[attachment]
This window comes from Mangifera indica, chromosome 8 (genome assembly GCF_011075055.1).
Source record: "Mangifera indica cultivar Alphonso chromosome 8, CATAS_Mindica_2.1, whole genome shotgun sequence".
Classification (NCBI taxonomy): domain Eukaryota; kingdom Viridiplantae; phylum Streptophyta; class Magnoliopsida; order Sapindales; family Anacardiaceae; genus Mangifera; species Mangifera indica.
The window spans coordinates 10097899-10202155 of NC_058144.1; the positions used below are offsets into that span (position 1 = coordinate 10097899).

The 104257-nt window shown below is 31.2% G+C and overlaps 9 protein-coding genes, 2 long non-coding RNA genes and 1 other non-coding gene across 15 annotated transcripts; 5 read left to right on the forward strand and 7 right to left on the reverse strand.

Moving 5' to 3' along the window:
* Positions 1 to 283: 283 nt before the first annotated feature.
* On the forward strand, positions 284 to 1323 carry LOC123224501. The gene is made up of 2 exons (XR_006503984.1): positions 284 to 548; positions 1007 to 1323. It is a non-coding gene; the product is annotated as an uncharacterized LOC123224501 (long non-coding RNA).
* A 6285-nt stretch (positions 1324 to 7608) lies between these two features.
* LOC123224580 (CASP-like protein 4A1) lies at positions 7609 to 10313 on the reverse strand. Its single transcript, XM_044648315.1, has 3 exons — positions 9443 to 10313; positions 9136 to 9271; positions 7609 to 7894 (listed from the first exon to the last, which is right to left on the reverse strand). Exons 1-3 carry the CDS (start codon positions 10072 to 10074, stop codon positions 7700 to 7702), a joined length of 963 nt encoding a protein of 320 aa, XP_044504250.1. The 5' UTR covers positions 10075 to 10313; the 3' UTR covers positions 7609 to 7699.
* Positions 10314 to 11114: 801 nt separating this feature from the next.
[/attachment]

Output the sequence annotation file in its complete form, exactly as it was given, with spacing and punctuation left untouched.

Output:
This window comes from Mangifera indica, chromosome 8 (genome assembly GCF_011075055.1).
Source record: "Mangifera indica cultivar Alphonso chromosome 8, CATAS_Mindica_2.1, whole genome shotgun sequence".
Classification (NCBI taxonomy): domain Eukaryota; kingdom Viridiplantae; phylum Streptophyta; class Magnoliopsida; order Sapindales; family Anacardiaceae; genus Mangifera; species Mangifera indica.
The window spans coordinates 10097899-10202155 of NC_058144.1; the positions used below are offsets into that span (position 1 = coordinate 10097899).

The 104257-nt window shown below is 31.2% G+C and overlaps 9 protein-coding genes, 2 long non-coding RNA genes and 1 other non-coding gene across 15 annotated transcripts; 5 read left to right on the forward strand and 7 right to left on the reverse strand.

Moving 5' to 3' along the window:
* Positions 1 to 283: 283 nt before the first annotated feature.
* On the forward strand, positions 284 to 1323 carry LOC123224501. The gene is made up of 2 exons (XR_006503984.1): positions 284 to 548; positions 1007 to 1323. It is a non-coding gene; the product is annotated as an uncharacterized LOC123224501 (long non-coding RNA).
* A 6285-nt stretch (positions 1324 to 7608) lies between these two features.
* LOC123224580 (CASP-like protein 4A1) lies at positions 7609 to 10313 on the reverse strand. Its single transcript, XM_044648315.1, has 3 exons — positions 9443 to 10313; positions 9136 to 9271; positions 7609 to 7894 (listed from the first exon to the last, which is right to left on the reverse strand). Exons 1-3 carry the CDS (start codon positions 10072 to 10074, stop codon positions 7700 to 7702), a joined length of 963 nt encoding a protein of 320 aa, XP_044504250.1. The 5' UTR covers positions 10075 to 10313; the 3' UTR covers positions 7609 to 7699.
* Positions 10314 to 11114: 801 nt separating this feature from the next.